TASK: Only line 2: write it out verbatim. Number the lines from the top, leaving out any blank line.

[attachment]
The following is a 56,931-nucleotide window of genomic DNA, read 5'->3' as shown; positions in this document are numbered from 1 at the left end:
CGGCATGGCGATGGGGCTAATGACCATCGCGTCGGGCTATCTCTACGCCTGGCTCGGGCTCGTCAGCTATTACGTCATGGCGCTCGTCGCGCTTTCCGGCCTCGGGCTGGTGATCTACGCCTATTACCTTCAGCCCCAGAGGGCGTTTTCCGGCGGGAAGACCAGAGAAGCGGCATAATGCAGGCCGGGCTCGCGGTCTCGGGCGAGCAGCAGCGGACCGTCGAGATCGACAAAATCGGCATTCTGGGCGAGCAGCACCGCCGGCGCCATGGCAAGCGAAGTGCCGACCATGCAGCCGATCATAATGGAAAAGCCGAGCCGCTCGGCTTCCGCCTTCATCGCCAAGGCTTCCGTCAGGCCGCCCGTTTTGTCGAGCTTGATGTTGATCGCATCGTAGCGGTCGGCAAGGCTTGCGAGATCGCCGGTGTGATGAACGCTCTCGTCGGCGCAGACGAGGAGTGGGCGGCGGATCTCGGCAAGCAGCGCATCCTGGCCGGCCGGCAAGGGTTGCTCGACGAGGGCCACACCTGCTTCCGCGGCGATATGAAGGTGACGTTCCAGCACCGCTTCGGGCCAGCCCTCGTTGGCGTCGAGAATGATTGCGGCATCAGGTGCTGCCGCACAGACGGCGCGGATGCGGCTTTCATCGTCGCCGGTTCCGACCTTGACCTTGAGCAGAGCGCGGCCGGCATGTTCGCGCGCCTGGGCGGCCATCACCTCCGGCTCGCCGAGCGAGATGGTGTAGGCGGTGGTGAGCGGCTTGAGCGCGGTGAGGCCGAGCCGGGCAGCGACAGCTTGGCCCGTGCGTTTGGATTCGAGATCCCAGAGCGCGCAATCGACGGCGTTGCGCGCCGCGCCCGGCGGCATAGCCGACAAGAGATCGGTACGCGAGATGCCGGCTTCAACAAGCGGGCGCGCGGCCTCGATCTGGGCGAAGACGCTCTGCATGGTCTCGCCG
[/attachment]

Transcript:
CGGCATGGCGATGGGGCTAATGACCATCGCGTCGGGCTATCTCTACGCCTGGCTCGGGCTCGTCAGCTATTACGTCATGGCGCTCGTCGCGCTTTCCGGCCTCGGGCTGGTGATCTACGCCTATTACCTTCAGCCCCAGAGGGCGTTTTCCGGCGGGAAGACCAGAGAAGCGGCATAATGCAGGCCGGGCTCGCGGTCTCGGGCGAGCAGCAGCGGACCGTCGAGATCGACAAAATCGGCATTCTGGGCGAGCAGCACCGCCGGCGCCATGGCAAGCGAAGTGCCGACCATGCAGCCGATCATAATGGAAAAGCCGAGCCGCTCGGCTTCCGCCTTCATCGCCAAGGCTTCCGTCAGGCCGCCCGTTTTGTCGAGCTTGATGTTGATCGCATCGTAGCGGTCGGCAAGGCTTGCGAGATCGCCGGTGTGATGAACGCTCTCGTCGGCGCAGACGAGGAGTGGGCGGCGGATCTCGGCAAGCAGCGCATCCTGGCCGGCCGGCAAGGGTTGCTCGACGAGGGCCACACCTGCTTCCGCGGCGATATGAAGGTGACGTTCCAGCACCGCTTCGGGCCAGCCCTCGTTGGCGTCGAGAATGATTGCGGCATCAGGTGCTGCCGCACAGACGGCGCGGATGCGGCTTTCATCGTCGCCGGTTCCGACCTTGACCTTGAGCAGAGCGCGGCCGGCATGTTCGCGCGCCTGGGCGGCCATCACCTCCGGCTCGCCGAGCGAGATGGTGTAGGCGGTGGTGAGCGGCTTGAGCGCGGTGAGGCCGAGCCGGGCAGCGACAGCTTGGCCCGTGCGTTTGGATTCGAGATCCCAGAGCGCGCAATCGACGGCGTTGCGCGCCGCGCCCGGCGGCATAGCCGACAAGAGATCGGTACGCGAGATGCCGGCTTCAACAAGCGGGCGCGCGGCCTCGATCTGGGCGAAGACGCTCTGCATGGTCTCGCCG